ACCLAIM (Advanced Chronic Heart Failure Clinical Assessment of Immune Modulation Therapy)
Guillermo Torre-Amione (Methodist Hospital, Houston, Texas) updated the audience on the ACCLAIM study, a trial testing whether a novel immune modulation therapy (IMT) will reduce mortality or cardiovascular hospitalization in patients with advanced systolic heart failure. The therapy involves collecting a blood sample from the patient, delivering oxidative stress to the sample with a special system, and then injecting the autologous sample intramuscularly. The trial randomized 2,426 patients with NYHA functional class II to IV heart failure and a left ventricular ejection fraction ≤30% to receive IMT or placebo. Three treatments were administered in an induction treatment phase on days 1, 2, and 14 and then followed with maintenance treatments at 4-week intervals for a minimum of 8 treatments. There was no difference between the 2 groups regarding the primary end point of all-cause mortality or cardiovascular hospitalization or in key secondary end points. There was a significant improvement in measurements of quality of life in the IMT group. IMT was safe and well-tolerated, and the number of adverse events was balanced between the 2 groups. The results of prespecified subgroup analysis found that IMT therapy was better than placebo in patients without a previous myocardial infarction and in those with a previous myocardial infarction whose symptoms had not progressed beyond NYHA functional class II. Dr. Torre-Amione concluded that the findings provide a basis for another trial to study the patient population that seemed to benefit from IMT.
OPT-CHF (Oxypurinol Therapy for Congestive Heart Failure)
Joshua M. Hare (Johns Hopkins University School of Medicine, Baltimore, Maryland) presented the OPT-CHF study, in which the safety and efficacy of oxypurinol, a xanthine oxidase inhibitor, was studied. An abundance of preclinical studies in animal models of heart failure demonstrate that xanthine oxidase inhibition reverses remodeling and improves mechanoenergetics, endothelial function, and survival. The OPT-CHF study randomized 405 patients with NYHA functional class III or IV heart failure with a left ventricular ejection fraction ≤40% who were receiving stable and optimal therapy for heart failure. Patients received either 100 mg/day of oxypurinol for 1 week followed by 600 mg/day or placebo. Patients were followed for 24 weeks. A composite clinical end point was used in which patients were classified as improved if NYHA functional class or global assessment improved; worsened if the patient died or was hospitalized for worsening heart failure, required a new heart failure medication, or if NYHA functional class or global clinical status worsened; or unchanged. Results showed no effect of oxypurinol on the primary composite end point. However, upon analysis of secondary end points, researchers found a significant decrease in serum uric acid levels starting at approximately 4 weeks into the trial and persisting throughout the follow-up period in the oxypurinol group. A subgroup analysis found that patients with high baseline levels of serum uric acid (≥9.5 mg/dl) appeared responsive to oxypurinol whereas those with lower levels did not. The findings suggest that serum uric acid levels may be a biomarker in heart failure allowing targeted therapy.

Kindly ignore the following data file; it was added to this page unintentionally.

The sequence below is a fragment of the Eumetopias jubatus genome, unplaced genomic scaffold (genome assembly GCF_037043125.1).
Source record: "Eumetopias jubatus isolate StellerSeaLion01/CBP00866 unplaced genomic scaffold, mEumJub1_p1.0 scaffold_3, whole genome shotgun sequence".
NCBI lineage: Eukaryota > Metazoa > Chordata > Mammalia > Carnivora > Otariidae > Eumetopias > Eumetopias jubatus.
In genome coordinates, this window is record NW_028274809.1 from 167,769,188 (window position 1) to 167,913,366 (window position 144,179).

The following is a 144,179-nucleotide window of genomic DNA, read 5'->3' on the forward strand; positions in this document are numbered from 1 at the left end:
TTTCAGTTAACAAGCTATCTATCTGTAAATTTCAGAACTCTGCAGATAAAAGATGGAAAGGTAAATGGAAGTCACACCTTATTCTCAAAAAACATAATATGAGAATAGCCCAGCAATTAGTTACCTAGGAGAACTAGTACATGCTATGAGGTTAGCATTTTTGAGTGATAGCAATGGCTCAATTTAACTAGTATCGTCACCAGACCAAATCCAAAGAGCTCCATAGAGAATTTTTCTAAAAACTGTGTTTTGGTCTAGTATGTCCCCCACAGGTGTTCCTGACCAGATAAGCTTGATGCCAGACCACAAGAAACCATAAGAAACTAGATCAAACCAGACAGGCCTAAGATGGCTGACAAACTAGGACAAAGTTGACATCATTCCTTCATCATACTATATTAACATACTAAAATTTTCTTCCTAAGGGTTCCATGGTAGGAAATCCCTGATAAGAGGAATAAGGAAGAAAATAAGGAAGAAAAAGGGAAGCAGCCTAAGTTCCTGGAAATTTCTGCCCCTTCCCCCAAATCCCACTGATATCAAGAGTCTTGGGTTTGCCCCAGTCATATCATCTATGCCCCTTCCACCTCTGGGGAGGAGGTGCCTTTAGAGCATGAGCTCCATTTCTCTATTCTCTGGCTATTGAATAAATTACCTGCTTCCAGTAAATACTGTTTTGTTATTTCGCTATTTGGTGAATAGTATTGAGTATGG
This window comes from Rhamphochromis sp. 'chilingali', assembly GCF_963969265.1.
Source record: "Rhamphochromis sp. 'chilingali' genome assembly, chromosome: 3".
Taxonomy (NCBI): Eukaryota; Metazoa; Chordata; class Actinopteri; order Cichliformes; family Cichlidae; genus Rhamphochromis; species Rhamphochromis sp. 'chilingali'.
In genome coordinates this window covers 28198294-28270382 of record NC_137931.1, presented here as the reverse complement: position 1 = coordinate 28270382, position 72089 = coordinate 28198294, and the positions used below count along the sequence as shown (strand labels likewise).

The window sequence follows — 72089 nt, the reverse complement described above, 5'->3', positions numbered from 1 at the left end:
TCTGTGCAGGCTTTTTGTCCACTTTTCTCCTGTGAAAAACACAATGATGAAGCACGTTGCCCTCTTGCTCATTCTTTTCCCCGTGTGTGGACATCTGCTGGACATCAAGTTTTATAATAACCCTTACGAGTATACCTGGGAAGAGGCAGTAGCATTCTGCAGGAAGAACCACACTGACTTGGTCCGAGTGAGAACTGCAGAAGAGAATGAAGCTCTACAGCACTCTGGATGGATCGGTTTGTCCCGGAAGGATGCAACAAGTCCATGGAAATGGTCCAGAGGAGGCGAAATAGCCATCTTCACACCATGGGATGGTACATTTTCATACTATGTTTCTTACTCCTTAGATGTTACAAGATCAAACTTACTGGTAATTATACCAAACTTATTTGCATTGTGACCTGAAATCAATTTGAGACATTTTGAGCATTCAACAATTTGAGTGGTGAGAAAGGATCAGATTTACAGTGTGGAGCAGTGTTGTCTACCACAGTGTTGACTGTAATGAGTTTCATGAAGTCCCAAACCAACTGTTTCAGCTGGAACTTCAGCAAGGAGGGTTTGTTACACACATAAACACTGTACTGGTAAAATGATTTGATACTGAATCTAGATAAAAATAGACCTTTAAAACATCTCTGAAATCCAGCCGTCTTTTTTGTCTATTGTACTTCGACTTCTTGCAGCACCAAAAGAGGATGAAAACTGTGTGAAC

Care of Heart Failure Patients
There were numerous sessions on various aspects of caring for heart failure patients. Some of these included discussions of sleep apnea, brain natriuretic peptides (BNPs), and implantable defibrillators.
Sleep-disordered breathing and heart failure
The session on sleep apnea was very well attended, attesting to the interest in the subject. Steven M. Scharf (University of Maryland, Baltimore) discussed who should be evaluated for sleep-disordered breathing. He asked the question whether sleep apnea should be considered in every patient with heart failure. Because sleep-disordered breathing is common and may contribute to heart failure, physicians should be concerned about the possibility of sleep abnormalities. However, studying every patient with polysomnography is expensive, and there is no conclusive evidence that treatment improves mortality and quality of life. He thus recommended that all patients have clinical screening, and those with a high risk of sleep-disordered breathing be studied using polysomnography. These would include patients with obesity, daytime somnolence, snoring, and a neck circumference >43 cm. He would also consider the use of pulse oximetry for other patients and full evaluation if frequent desaturation episodes.
David White (Harvard University, Boston, Massachusetts) and Barbara Phillips (Lexington, Kentucky) talked about the treatment of sleep apnea. They acknowledged that the effects of treatment are still unclear. They showed the minimal data on oxygen and theophylline, and more extensively discussed continuous positive airway pressure (CPAP). Although there are no firm data demonstrating the long-term efficacy in heart failure of CPAP, this is the standard treatment. The risks and side effects of CPAP were discussed, including rhinorrhea, nasal congestion or dryness, epistaxis, skin abrasions and rashes, chest discomfort, claustrophobia, aerophagy, and sinus discomfort. Compliance is certainly a major problem with CPAP. Other treatments, such as oral appliances and surgery, also were discussed. Uvulopalatopharyngoplasty has not been well studied and has approximately a 50% response rate, although there is also the possibility of relapse. A review from the Cochrane Database concluded that there is insufficient evidence to recommend the use of drug therapy in the treatment of obstructive sleep apnea. However, behavioral treatment, including weight loss, lateral decubitus sleeping position, smoking cessation, avoidance of muscle relaxants, and avoidance of sleep deprivation, should be performed.